- Stuart JM, Segal E, Koller D, Kim SK: A gene coexpression network for global discovery of conserved genetic modules. Science. 2003, 21: 21-Google Scholar
- Tong AH, Lesage G, Bader GD, Ding H, Xu H, Xin X, Young J, Berriz GF, Brost RL, Chang M, et al: Global mapping of the yeast genetic interaction network. Science. 2004, 303: 808-813. 10.1126/science.1091317.PubMedView ArticleGoogle Scholar
- Huh WK, Falvo JV, Gerke LC, Carroll AS, Howson RW, Weissman JS, O'Shea EK: Global analysis of protein localization in budding yeast. Nature. 2003, 425: 686-691. 10.1038/nature02026.PubMedView ArticleGoogle Scholar
- The FlyBase database of the Drosophila genome projects and community literature. Nucleic Acids Res. 2003, 31: 172-175. 10.1093/nar/gkg094.Google Scholar
- Harris TW, Chen N, Cunningham F, Tello-Ruiz M, Antoshechkin I, Bastiani C, Bieri T, Blasiar D, Bradnam K, Chan J, et al: WormBase: a multi-species resource for nematode biology and genomics. Nucleic Acids Res. 2004, D411-417. 10.1093/nar/gkh066.Google Scholar
- Christie KR, Weng S, Balakrishnan R, Costanzo MC, Dolinski K, Dwight SS, Engel SR, Feierbach B, Fisk DG, Hirschman JE, et al: Saccharomyces Genome Database (SGD) provides tools to identify and analyze sequences from Saccharomyces cerevisiae and related sequences from other organisms. Nucleic Acids Res. 2004, D311-314. 10.1093/nar/gkh033.Google Scholar
- Alfarano C, Andrade CE, Anthony K, Bahroos N, Bajec M, Bantoft K, Betel D, Bobechko B, Boutilier K, Burgess E, et al: The Biomolecular Interaction Network Database and related tools 2005 update. Nucleic Acids Res. 2005, D418-424.Google Scholar
- Xenarios I, Rice DW, Salwinski L, Baron MK, Marcotte EM, Eisenberg D: DIP: the database of interacting proteins. Nucleic Acids Res. 2000, 28: 289-291. 10.1093/nar/28.1.289.PubMedPubMed CentralView ArticleGoogle Scholar
- Zanzoni A, Montecchi-Palazzi L, Quondam M, Ausiello G, Helmer-Citterich M, Cesareni G: MINT: a Molecular INTeraction database. FEBS Lett. 2002, 513: 135-140. 10.1016/S0014-5793(01)03293-8.PubMedView ArticleGoogle Scholar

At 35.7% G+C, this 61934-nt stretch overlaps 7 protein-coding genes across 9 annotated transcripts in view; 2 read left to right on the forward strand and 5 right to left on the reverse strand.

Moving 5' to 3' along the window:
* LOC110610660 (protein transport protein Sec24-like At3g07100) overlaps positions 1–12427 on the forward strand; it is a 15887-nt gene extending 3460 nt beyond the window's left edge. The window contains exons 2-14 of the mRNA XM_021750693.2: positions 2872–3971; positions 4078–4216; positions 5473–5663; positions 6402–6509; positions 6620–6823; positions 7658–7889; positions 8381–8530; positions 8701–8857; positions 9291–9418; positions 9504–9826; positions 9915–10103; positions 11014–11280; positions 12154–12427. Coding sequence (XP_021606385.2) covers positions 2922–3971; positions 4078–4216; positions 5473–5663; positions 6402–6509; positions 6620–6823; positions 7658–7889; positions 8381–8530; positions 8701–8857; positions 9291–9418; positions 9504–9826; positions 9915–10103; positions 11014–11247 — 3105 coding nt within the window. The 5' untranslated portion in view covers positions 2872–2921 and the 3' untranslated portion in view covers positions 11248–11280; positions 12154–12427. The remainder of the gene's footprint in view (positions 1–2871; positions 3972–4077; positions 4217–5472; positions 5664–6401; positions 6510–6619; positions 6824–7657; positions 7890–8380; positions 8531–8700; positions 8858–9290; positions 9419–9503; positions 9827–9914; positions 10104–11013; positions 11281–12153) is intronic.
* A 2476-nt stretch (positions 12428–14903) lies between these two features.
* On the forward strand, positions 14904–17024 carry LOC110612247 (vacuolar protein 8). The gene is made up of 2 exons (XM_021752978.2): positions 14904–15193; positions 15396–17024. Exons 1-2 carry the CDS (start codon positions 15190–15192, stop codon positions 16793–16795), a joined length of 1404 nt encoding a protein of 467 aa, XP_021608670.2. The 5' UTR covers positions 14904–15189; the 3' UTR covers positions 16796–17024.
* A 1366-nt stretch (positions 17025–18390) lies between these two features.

- Kasprzyk A, Keefe D, Smedley D, London D, Spooner W, Melsopp C, Hammond M, Rocca-Serra P, Cox T, Birney E: EnsMart: a generic system for fast and flexible access to biological data. Genome Res. 2004, 14: 160-169. 10.1101/gr.1645104.PubMedPubMed CentralView ArticleGoogle Scholar
- Michalickova K, Bader GD, Dumontier M, Lieu H, Betel D, Isserlin R, Hogue CW: SeqHound: biological sequence and structure database as a platform for bioinformatics research. BMC Bioinformatics. 2002, 3: 32-10.1186/1471-2105-3-32.PubMedPubMed CentralView ArticleGoogle Scholar
- Shah SP, Huang Y, Xu T, Yuen MMS, Ling J, Ouellette BFF: Atlas - A data warehouse for integrative bioinformatics. BMC Bioinformatics. 2005, 6: 34-10.1186/1471-2105-6-34.PubMedPubMed CentralView ArticleGoogle Scholar
- Gabaldon T, Huynen MA: Prediction of protein function and pathways in the genome era. Cell Mol Life Sci. 2004, 61: 930-944. 10.1007/s00018-003-3387-y.PubMedView ArticleGoogle Scholar
- Tatusov RL, Fedorova ND, Jackson JD, Jacobs AR, Kiryutin B, Koonin EV, Krylov DM, Mazumder R, Mekhedov SL, Nikolskaya AN, et al: The COG database: an updated version includes eukaryotes. BMC Bioinformatics. 2003, 4: 41-10.1186/1471-2105-4-41.PubMedPubMed CentralView ArticleGoogle Scholar
- Tatusov RL, Galperin MY, Natale DA, Koonin EV: The COG database: a tool for genome-scale analysis of protein functions and evolution. Nucleic Acids Res. 2000, 28: 33-36. 10.1093/nar/28.1.33.PubMedPubMed CentralView ArticleGoogle Scholar
- O'Brien KP, Remm M, Sonnhammer EL: Inparanoid: a comprehensive database of eukaryotic orthologs. Nucleic Acids Res. 2005, 33: D476-480. 10.1093/nar/gki107.PubMedPubMed CentralView ArticleGoogle Scholar